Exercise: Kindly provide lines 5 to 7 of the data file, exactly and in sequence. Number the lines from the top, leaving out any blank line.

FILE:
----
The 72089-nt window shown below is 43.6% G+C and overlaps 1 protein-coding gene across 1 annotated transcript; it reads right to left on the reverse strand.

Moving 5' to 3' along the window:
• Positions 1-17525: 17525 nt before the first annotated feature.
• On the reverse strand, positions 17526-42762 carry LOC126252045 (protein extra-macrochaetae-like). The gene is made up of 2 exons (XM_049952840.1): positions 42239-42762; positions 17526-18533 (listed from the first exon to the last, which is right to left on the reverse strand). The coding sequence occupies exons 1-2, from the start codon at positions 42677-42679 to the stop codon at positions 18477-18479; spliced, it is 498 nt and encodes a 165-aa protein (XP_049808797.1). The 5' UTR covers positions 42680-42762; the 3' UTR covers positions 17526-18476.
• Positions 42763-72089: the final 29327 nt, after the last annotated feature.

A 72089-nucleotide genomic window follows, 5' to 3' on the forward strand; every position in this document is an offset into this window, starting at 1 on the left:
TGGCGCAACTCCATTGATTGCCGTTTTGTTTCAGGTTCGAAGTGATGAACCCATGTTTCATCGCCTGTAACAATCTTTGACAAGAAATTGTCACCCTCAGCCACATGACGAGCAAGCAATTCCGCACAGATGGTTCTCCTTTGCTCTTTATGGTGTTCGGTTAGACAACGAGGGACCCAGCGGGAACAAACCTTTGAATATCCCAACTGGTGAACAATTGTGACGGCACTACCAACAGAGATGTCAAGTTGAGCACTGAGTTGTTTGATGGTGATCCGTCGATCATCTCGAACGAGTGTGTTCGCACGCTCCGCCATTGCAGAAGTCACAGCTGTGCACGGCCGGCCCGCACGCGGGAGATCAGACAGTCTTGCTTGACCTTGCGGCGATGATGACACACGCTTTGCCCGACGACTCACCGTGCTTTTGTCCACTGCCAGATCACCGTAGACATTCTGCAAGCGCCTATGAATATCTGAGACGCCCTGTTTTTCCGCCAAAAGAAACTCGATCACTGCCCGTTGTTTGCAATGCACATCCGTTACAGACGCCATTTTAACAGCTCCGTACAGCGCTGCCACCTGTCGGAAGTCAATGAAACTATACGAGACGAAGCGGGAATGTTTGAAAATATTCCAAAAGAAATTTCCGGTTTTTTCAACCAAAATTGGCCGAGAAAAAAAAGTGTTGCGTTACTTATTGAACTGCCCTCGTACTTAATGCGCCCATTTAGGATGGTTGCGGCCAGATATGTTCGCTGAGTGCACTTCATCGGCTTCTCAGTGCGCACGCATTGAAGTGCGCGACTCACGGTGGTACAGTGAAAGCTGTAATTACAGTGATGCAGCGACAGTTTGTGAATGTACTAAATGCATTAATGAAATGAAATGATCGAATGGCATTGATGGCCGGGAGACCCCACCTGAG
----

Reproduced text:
• Positions 42763-72089: the final 29327 nt, after the last annotated feature.

A 72089-nucleotide genomic window follows, 5' to 3' on the forward strand; every position in this document is an offset into this window, starting at 1 on the left:
TGGCGCAACTCCATTGATTGCCGTTTTGTTTCAGGTTCGAAGTGATGAACCCATGTTTCATCGCCTGTAACAATCTTTGACAAGAAATTGTCACCCTCAGCCACATGACGAGCAAGCAATTCCGCACAGATGGTTCTCCTTTGCTCTTTATGGTGTTCGGTTAGACAACGAGGGACCCAGCGGGAACAAACCTTTGAATATCCCAACTGGTGAACAATTGTGACGGCACTACCAACAGAGATGTCAAGTTGAGCACTGAGTTGTTTGATGGTGATCCGTCGATCATCTCGAACGAGTGTGTTCGCACGCTCCGCCATTGCAGAAGTCACAGCTGTGCACGGCCGGCCCGCACGCGGGAGATCAGACAGTCTTGCTTGACCTTGCGGCGATGATGACACACGCTTTGCCCGACGACTCACCGTGCTTTTGTCCACTGCCAGATCACCGTAGACATTCTGCAAGCGCCTATGAATATCTGAGACGCCCTGTTTTTCCGCCAAAAGAAACTCGATCACTGCCCGTTGTTTGCAATGCACATCCGTTACAGACGCCATTTTAACAGCTCCGTACAGCGCTGCCACCTGTCGGAAGTCAATGAAACTATACGAGACGAAGCGGGAATGTTTGAAAATATTCCAAAAGAAATTTCCGGTTTTTTCAACCAAAATTGGCCGAGAAAAAAAAGTGTTGCGTTACTTATTGAACTGCCCTCGTACTTAATGCGCCCATTTAGGATGGTTGCGGCCAGATATGTTCGCTGAGTGCACTTCATCGGCTTCTCAGTGCGCACGCATTGAAGTGCGCGACTCACGGTGGTACAGTGAAAGCTGTAATTACAGTGATGCAGCGACAGTTTGTGAATGTACTAAATGCATTAATGAAATGAAATGATCGAATGGCATTGATGGCCGGGAGACCCCACCTGAG